AY Honor Answer Key

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Skill Level





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[[AY Honors/|]]
Skill Level

For tips and instruction see Archery.

Aluminum can be made straighter than wood because it does not have a grain and is more durable. However, at the time this honor was written, carbon arrows had not hit the archery scene. Carbon is considered to be more durable than aluminum.

There are 4 types of arrow shafts: Wood, fiberglass, aluminum, carbon.

The carbon arrows are preferred by top archers for their ability to stay straight to .001% straightness. Aluminum arrows were considered best until the mid 1980s.

Bow Level

A bow level is like any other level. It is a bubble telling you when you have reached a complete vertical or horizontal plane. Bow levels were designed to let the archer know when the bow was straight up and down. These, however, are not allowed in Olympic competition.

This is a mechanical device that allows you to aim. It has the ability to adjust for windage (left and right) or elevation (up and down). It is only effective if the archer is shooting the same way every single time. Otherwise, it is useless.

The purpose of a bow sling is to keep you from dropping your bow. There are two types of bow slings: the wrist sling and the finger sling.

A wrist sling is a strap that is connected to your bow for you to put your hand through while gripping your bow.

A finger sling is a 2 inch string with a loop at each end. After gripping your bow the loops go over the thumb and your index finger.

This is a tool that clips onto the string and aligns with the arrow rest to allow you to place the nocking point on the correct spot on the sting.

This is a rod or combination of rods that extend out from the bow to be used for the elimination of torque. They vary in length and weight. While most stabilizers all do the same thing, each archer has their preference based on the stability of the shot.

A mechanical device, usually metal, mounted on the window of the bow used to tell the archer that they are at a full draw by making a "click" sound.

This is an arrow rest which can be adjusted further or closer to the bow, further or closer to the archer and moves out of the way as the arrow passes through the bow allowing for a cleaner shot.

Kisser button visible in front of the archer's lip

A string kisser is a small protrusion placed on the bowstring as an additional reference point. It touches the archers lips, teeth or nose at full draw.

The string "kisser" is a point on the string that touches your lip or corner of your mouth.

If you are using a "center draw" (see, Anchor) the string is in the middle or your chin and the middle of your nose. A "kisser" would be a small disc on the string that would touch your lip. This assures a vertical alignment of your bow.

Although nothing flies like the feather God created, plastic feathers or "vanes" can be made exactly the same because they are made from a mold. Getting feathers to match by weight and size is difficult on one arrow and even harder to match a dozen. Vanes are more durable and not susceptible to weather conditions.

An aperture in a small round piece of plastic or metal which is set between the strands of a string above the nocking point to sight through and in line with the bow sight.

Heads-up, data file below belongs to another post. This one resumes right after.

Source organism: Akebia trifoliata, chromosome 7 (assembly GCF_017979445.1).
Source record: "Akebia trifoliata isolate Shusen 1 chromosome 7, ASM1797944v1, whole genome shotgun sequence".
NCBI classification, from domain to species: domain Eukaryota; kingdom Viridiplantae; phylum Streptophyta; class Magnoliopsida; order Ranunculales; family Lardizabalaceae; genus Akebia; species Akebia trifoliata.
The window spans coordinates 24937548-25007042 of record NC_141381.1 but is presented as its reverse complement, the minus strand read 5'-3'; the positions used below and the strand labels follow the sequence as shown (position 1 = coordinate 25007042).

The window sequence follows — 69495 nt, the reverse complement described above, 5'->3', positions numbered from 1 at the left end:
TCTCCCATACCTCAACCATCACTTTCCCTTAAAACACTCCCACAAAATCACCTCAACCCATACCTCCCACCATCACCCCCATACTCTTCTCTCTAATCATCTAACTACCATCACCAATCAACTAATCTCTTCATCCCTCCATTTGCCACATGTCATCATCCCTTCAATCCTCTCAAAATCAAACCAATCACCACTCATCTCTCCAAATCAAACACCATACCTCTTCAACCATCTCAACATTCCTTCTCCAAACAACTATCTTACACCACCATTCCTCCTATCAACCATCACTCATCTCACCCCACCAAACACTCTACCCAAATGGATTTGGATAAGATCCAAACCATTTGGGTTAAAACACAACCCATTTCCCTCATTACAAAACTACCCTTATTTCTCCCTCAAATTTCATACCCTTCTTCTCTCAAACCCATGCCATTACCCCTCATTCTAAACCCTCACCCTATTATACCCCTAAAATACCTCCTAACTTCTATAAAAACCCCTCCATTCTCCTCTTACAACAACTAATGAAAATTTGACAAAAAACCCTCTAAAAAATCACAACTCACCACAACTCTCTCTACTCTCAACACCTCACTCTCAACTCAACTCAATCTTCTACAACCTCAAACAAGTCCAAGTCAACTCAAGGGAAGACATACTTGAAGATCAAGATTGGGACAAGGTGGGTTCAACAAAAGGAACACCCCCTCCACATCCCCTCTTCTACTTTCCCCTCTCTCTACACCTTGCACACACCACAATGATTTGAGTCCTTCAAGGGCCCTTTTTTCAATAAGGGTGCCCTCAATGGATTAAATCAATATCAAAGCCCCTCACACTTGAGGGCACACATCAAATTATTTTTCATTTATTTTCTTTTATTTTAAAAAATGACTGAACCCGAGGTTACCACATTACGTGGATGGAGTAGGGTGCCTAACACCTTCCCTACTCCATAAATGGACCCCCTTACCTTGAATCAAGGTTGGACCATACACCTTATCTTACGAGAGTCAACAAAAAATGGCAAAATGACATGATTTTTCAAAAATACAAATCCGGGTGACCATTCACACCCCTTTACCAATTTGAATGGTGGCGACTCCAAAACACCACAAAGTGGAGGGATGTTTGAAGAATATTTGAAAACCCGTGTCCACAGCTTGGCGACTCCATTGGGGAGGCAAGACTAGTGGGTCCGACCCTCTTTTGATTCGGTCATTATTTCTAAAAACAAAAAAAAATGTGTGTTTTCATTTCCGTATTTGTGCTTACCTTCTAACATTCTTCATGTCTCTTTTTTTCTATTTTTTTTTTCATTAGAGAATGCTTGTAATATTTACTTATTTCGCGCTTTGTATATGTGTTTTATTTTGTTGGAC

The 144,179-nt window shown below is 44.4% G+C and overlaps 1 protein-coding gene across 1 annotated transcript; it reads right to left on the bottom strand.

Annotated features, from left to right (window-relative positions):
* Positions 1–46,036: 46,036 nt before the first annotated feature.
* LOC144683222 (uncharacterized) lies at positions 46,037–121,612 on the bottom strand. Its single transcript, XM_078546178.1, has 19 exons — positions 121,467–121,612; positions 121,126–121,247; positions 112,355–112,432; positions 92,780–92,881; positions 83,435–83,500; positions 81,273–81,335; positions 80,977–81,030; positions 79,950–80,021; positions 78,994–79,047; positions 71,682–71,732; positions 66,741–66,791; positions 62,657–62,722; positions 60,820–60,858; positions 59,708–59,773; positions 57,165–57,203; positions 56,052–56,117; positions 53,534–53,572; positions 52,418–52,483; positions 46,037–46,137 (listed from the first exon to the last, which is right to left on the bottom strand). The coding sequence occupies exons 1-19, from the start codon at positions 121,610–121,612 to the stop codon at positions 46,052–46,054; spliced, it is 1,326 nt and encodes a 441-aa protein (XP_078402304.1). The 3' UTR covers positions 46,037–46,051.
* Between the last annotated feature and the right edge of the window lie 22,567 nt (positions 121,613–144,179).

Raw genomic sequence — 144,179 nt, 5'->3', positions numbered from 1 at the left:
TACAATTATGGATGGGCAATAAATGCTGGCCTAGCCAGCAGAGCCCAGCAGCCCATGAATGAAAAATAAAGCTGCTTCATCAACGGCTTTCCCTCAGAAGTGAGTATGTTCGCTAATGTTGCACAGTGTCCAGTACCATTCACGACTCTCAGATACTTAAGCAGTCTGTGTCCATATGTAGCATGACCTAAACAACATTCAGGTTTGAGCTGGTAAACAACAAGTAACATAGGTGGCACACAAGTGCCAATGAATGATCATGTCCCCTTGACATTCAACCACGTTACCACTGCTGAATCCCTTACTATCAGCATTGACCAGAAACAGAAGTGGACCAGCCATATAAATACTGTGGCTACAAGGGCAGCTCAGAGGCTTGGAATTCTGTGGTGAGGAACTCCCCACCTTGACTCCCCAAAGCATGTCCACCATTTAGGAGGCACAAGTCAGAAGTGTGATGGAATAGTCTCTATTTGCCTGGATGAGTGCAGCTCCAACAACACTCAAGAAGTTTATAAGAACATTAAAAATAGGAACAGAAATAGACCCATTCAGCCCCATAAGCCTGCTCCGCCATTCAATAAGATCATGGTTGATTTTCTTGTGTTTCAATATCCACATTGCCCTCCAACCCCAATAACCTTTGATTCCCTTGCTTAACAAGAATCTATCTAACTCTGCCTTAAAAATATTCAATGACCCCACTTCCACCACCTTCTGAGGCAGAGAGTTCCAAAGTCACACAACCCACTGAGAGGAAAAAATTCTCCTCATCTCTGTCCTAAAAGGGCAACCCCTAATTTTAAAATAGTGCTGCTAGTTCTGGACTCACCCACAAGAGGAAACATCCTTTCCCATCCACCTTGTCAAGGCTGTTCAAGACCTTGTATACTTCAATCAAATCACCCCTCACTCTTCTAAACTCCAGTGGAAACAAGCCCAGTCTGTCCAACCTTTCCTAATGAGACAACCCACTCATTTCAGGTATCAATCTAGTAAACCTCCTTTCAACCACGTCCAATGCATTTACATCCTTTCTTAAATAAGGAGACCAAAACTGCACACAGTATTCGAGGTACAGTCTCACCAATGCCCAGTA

This is small ring or loop mounted on the string for the eye to look through while sighting. This is one of the items not allowed in Olympic competition.

Spine Testing Meter.jpg

The arrow's resistance to bending classified by hanging a 2lb weight at the center of an arrow resting on two supporting points 26" apart, and measuring the amount of the bend.

"Spine" refers to the weight and flexibility of the shaft and it's relationship to the weight of the bow.

The arrow spine should be matched to the weight of the bow. Spines that are too heavy come out of the bow sluggishly when shot by a light weight bow. Spines that are too weak come out flexing and tweaking as they leave a bow that is too strong.

  • a. Problem Correction

This chapter covers problems such as hitting your arm, incorrect stress on the release fingers, etc.

  • b. Advanced Shooting

This chapter provides tips on how to achieve absolute stillness from the point of release to arrow clearance and the effect body alignment has on this process.

  • c. Bow Tuning

This chapter shows how to adjust the arrow rest, pressure button, string height and nocking point height to achieve good arrow flight out of the bow.

It also describes how the arrow clears the bow, eliminating "nock high", "nock low", left or right clearance problems.

Reading these chapters is lengthy but worthwhile to perfect your shooting. The book was published in 1974, but you may be able to find a used copy at Amazon.com or other online booksellers.

A standard "Olympic Bow" is a recurve (not compound) bow with no more than 3 stabilizer extensions, a sight, and a clicker. An archer must use fingers and not a mechanical release and may not have a string peep sight or magnified aiming device.

  • Don't shoot straight up.
  • Never run on the archery range.
  • Approach the target from the side, not the front so you don't get poked by the arrows sticking out of the target.
  • Be sure your equipment is in good working order.
  • Be aware of who is around you at all times.
  • Don't "hide" behind the target.
  • Don't walk in front of another archer.
  • Don't talk on the shooting line.
  • While loading your bow be sure that the arrows are always pointing toward the target.